Playing with Trains


March 07, 1992|By C. GARDNER MALLONEE

Many years ago when I was in high school I used to help my neighbor set up his Christmas garden. It was a big thing, taking up over half his cellar floor space. One of my favorites was the trolley car.

This car would travel down its track from one end of the town to the other, clanging its bell when it crossed the highway. At the end it would reverse direction and retrace its route. It was effective, but my neighbor decided to reroute it so that it made two grade crossing with one of the many trains that shared the garden. We rigged up pressure switches which worked to cut power to the trolley when the train neared the intersection. This worked well but he still wasn't satisfied.

He added a second trolley car. He didn't have enough room to put parallel tracks all over the garden so he devised a system where one would wait on a siding while the second passed in the opposite direction. He never got it to work quite right; there were always accidents, and he finally scrapped it and laid out his garden the next year with all double track.

Today our state is installing a trolley system that will be running on a single track for 40 percent of its length. I have full confidence that the computers of today will solve the problems we had with our miniature system of the '50s and that there won't be any head-on collisions on the one-way stretches.

The Swedish computers will ensure that the Danish-built bodies will remain intact. But why are there one-way sections of track in a system that costs the taxpayers over $240 million? Could a way be found to snake through the Jones Falls valley more expeditiously or go through Ruxton using a broader right-of-way?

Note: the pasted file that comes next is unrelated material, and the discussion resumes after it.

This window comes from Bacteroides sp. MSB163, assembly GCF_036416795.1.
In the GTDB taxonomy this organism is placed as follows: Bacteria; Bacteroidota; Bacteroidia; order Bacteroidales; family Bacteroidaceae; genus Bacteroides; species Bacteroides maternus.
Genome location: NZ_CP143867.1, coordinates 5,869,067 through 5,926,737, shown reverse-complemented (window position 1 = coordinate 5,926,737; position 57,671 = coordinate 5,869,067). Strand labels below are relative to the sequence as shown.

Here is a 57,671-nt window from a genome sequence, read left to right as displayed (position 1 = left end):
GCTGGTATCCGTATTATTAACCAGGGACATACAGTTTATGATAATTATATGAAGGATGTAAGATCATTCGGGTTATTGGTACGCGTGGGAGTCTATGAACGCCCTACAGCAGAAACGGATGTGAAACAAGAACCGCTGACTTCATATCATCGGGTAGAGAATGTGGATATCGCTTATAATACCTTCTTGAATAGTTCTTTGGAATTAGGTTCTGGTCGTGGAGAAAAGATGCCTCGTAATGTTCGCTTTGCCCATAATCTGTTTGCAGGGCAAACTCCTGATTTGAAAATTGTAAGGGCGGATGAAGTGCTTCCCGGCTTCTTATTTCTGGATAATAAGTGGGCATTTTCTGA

The Christmas garden never considered passenger comforts on the trolleys; light rail has to since that is what it is supposed to do. How long will people tolerate sitting at a siding waiting for the car coming the opposite way to pass? What if this car gets delayed somehow? How long will a trip take from Towson to Oriole Park at Camden Yard? Will 30,000 people take to the light rail and give up their cars, knowing that it will only run at 15-minute intervals? What of the sections south of Baltimore out toward the airport?

My neighbor's Christmas garden was a treat to the whole community who came to see and admire. But the financial burden was all his. The Central Light Rail system is everybody's burden, and so should be scrutinized in a different light. People are going to ride on this system and they will expect it to work like the Metro or like the old trolleys did. Sitting on a siding is not going to endear it to many.

9- C. Gardner Mallonee writes from Rosedale.

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